Russian Politicians Claim Olympic Ban Violates Human Rights, International Community Seeks Solution

Russian Politicians Claim Olympic Ban Violates Human Rights, International Community Seeks Solution


Russia’s State Duma, the lower house of the Federal Assembly of Russia, have issued a statement responding to the IAAF ban. The house members agreed that banning clean athletes from the Olympics in Rio is a violation of their human rights, and MP Pavel Krasheninnikov described the rulings as “medieval. Lawmakers came together on June 21 to condemn the ban, saying:

“Repressions against athletes who have never been involved in foul play are, according to the State Duma, not only an unfair decision, but also undermine the basic principle of the Olympic movement… Barring Russian athletes, including those who have won world fame due to their outstanding achievements in sport, from competing at the 31st Summer Olympic Games of 2016 in retaliation for the conduct of their dishonest colleagues is a direct violation of human rights.”

For those who haven’t been following the story: the IAAF banned Russia from international competition after the WADA found evidence of widespread doping among their athletes. Since the ban was issued, several former officials have come forward to corroborate the existence of systemic corruption within the Russian sporting community.

While official “Russian” teams will not currently be allowed to compete, clean athletes can still take part in the events as Neutrals“. Unfortunately, for athletes like Russian high-jumper Andrey Silnov, that’s not enough. “I do not see any sense in participating in the Olympic Games under the Olympic rings, I am a patriot of my country, and if the Russian team does not go to Brazil, I will not go either,” Silnov told press.
For the moment, the International Olympic Committee (IOC) have given the IAAF ban their full support. Russian Sports Minister Vitaly Mutko did not react well when he found out about the decision, calling for the dissolution of the IAAF.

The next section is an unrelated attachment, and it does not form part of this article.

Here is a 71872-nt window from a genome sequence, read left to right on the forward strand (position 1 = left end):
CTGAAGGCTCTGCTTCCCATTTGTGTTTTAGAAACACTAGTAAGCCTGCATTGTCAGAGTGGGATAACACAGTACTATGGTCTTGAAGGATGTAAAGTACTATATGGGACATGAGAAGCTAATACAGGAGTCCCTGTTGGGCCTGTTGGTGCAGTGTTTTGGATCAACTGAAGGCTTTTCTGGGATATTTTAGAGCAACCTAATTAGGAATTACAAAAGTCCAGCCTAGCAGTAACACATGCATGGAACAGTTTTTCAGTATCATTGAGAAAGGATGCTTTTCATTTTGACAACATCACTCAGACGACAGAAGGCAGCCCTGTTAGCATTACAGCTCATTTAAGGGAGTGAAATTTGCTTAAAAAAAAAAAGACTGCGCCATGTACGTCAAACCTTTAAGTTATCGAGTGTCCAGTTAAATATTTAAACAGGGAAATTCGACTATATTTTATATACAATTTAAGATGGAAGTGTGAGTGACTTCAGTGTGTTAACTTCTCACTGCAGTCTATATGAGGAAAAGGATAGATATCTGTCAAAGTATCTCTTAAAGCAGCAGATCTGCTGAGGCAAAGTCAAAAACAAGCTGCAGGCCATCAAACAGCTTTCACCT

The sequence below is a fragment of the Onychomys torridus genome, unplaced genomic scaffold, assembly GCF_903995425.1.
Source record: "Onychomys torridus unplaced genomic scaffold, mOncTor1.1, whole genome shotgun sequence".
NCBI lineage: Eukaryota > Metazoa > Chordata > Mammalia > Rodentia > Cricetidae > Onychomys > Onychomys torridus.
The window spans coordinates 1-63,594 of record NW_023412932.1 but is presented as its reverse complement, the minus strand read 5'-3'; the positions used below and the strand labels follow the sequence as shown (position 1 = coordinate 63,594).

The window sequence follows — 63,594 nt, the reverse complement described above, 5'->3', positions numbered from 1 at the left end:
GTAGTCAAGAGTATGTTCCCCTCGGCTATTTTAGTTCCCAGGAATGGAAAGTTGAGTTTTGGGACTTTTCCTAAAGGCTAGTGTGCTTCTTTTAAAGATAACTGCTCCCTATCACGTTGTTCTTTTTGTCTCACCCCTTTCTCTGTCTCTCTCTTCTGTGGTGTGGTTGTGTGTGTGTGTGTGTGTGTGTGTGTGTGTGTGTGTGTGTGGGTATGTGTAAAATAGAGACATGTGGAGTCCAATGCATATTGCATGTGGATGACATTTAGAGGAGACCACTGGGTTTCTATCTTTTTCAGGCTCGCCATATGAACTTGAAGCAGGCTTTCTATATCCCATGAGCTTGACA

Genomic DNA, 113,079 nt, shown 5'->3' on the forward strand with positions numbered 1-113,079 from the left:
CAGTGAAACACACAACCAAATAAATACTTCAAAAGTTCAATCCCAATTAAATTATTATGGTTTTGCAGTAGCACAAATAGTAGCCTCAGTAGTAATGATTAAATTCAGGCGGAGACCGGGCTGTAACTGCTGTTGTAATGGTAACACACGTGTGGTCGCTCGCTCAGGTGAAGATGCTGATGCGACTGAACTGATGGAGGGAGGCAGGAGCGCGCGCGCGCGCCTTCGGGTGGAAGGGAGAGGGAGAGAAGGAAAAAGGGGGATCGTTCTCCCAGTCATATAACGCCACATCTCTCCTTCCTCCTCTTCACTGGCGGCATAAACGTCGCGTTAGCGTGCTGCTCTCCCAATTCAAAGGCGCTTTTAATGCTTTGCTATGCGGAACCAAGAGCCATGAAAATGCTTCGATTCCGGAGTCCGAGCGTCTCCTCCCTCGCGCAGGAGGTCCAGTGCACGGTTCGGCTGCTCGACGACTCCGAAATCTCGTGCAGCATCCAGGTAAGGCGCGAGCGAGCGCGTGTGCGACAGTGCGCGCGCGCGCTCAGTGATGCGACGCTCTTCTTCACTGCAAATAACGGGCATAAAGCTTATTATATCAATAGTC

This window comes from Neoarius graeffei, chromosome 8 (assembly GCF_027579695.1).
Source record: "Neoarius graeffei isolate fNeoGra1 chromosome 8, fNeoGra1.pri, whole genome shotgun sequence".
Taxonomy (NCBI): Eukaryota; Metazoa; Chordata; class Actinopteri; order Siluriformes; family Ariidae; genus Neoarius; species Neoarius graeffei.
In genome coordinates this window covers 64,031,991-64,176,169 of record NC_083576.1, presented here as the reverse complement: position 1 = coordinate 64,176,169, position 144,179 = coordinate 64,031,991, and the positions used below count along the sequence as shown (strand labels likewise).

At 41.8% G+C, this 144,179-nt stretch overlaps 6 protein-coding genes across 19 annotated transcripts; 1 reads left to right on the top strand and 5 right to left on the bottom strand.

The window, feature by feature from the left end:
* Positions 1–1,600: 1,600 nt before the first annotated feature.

Mutko has been extremely critical of the ban from the beginning, claiming the decision was politically motivated. The Sports Minister has not been shy about expressing his discontent since the IOC announced that they would uphold the decision. “By shifting all blame on the Russian Athletic Federation, they relieved the International Association of its responsibility,” Mutko told reporters.  “It is IAAF that needs to be dissolved, considered that its president [Sebastian Coe] is under a criminal investigation for receiving bribes.”
Two-time WBA heavyweight champion Nikolai Valuev also believes the ban is politically motivated.  “[Doping] is not a Russian problem, it is a global problem,” Valuev told reporters.
Valuev is not the only athlete that’s worried that the Russian ban may not fix the greater issues. Even without the presence of countries with proven doping violations, the lack of cohesive oversight has many athletes worried. Australian swimmer Melanie Wright made her fears clear in a recent interview with Gold Coast Bulletin:

“If the Russian athletics team has been found to have this level of doping, and it’s systemic with labs and corruption and that sort of stuff, you can guarantee other sports are in the exact same boat. Obviously, as a swimmer my concern is towards swimming but the investigation should certainly be expanded beyond track and field… There is no consistency at all and it just seems you’re guaranteed to line up next to drug cheats at the Olympics in whatever sport you’re in and that’s sad that is the case. You just hope this is the start of cracking down on it and lead to change in the not too distant future.”

Even to the casual observer, it’s clear that the current situation is not ideal. The World Olympians Association have called the international community to create a universal three-point plan to combat doping, but past efforts have not been successful. Earlier this year, UK Athletics released A Manifesto for Clean Athletics”, outlining a strategy for creating a neutral third-party to oversee international drug testing, but the plans were not adopted. In fact, their 14-point plan hasn’t been mentioned much since it’s original release.
For the moment, we seem almost no better off than we were back in November